At the beginning of the 20th century, King Gillette (yes, his name really was King) was said to have sold cheap razors and then made his fortune on expensive blades. The strategy is a retailing legend.
But it did not quite happen that way.
Where are we going? To razor blade competition.
The Real Razor-and-Blade Story
Through his 1904 patent, King Gillette brought his razor and disposable blades to men who were accustomed to the hassle of maintaining re-usable equipment. Priced at $5, the razor and an introductory set of blades targeted the higher end of the market.
During the 17-year life of their patent, Gillette could have benefited from a razor-and-blade strategy but they didn’t. Although no competition meant buyers had to purchase their blades, the razor remained expensive.
1921 was the turning point. When Gillette’s patent expired, competition heated up and razor prices went way down. Although they tried to maintain the high end with a newly patented expensive razor, the cheap one attracted a sizable segment of the market. Because Gillette retained their loyal consumers, finally we see a low-priced razor generating revenue from blade sales and a “cutting edge” razor-and-blade strategy.
Approximately a century later, the shaving industry is again innovating. But this time it is not Gillette. Instead we have Harry’s, Dollar Shave and other online retailers attracting Gillette’s store-based clientele with the convenience and consistency of an online subscription model. Then, adding to their competitive advantage, sellers have eliminated the expense of TV ads and store overhead.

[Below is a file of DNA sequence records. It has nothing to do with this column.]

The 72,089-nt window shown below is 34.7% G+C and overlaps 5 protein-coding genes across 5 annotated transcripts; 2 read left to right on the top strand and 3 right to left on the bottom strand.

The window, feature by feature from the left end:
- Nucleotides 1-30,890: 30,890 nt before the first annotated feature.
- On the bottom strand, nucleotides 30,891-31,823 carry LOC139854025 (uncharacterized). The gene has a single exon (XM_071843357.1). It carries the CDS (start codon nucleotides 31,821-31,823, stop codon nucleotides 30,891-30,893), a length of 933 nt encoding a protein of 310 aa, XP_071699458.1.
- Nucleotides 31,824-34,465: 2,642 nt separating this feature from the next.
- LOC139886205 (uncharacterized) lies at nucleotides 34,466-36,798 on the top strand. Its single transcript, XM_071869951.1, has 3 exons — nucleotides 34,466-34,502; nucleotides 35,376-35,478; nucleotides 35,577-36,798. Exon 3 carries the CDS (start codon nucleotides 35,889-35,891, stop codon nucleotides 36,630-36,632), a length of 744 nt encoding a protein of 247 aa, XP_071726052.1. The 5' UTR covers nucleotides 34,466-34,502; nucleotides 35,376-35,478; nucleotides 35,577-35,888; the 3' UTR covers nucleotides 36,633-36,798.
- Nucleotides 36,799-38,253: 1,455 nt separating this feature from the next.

Our Bottom Line: Competition
In a classic study of the origins of the automobile industry, economic historian Alfred Chandler tells us how firms use strategy and structure to compete. Conveyed through case studies that included the origins of General Motors and its organizational structure, Dr. Chandler showed us that innovation is about more than the invention of a new product.
I know it is a bit of a leap from Dr. Chandler’s ideas to a razor-and-blade strategy and then to an online subscription model. But all relate to the many sides of competition and how market structures can be transformed by strategic innovation.
At the least, we have the traditional market structure continuum (below) being upset by new business models.
My sources and more…Quite readable, this history of Gillette from a University of Chicago law professor conveys the fascinating story and ideally complements this NY Times article and this one from WSJ on the contemporary shaving market. Finally, I do recommend Alfred Chandler’s Strategy and Structure. Not an easy read, it is worth the time.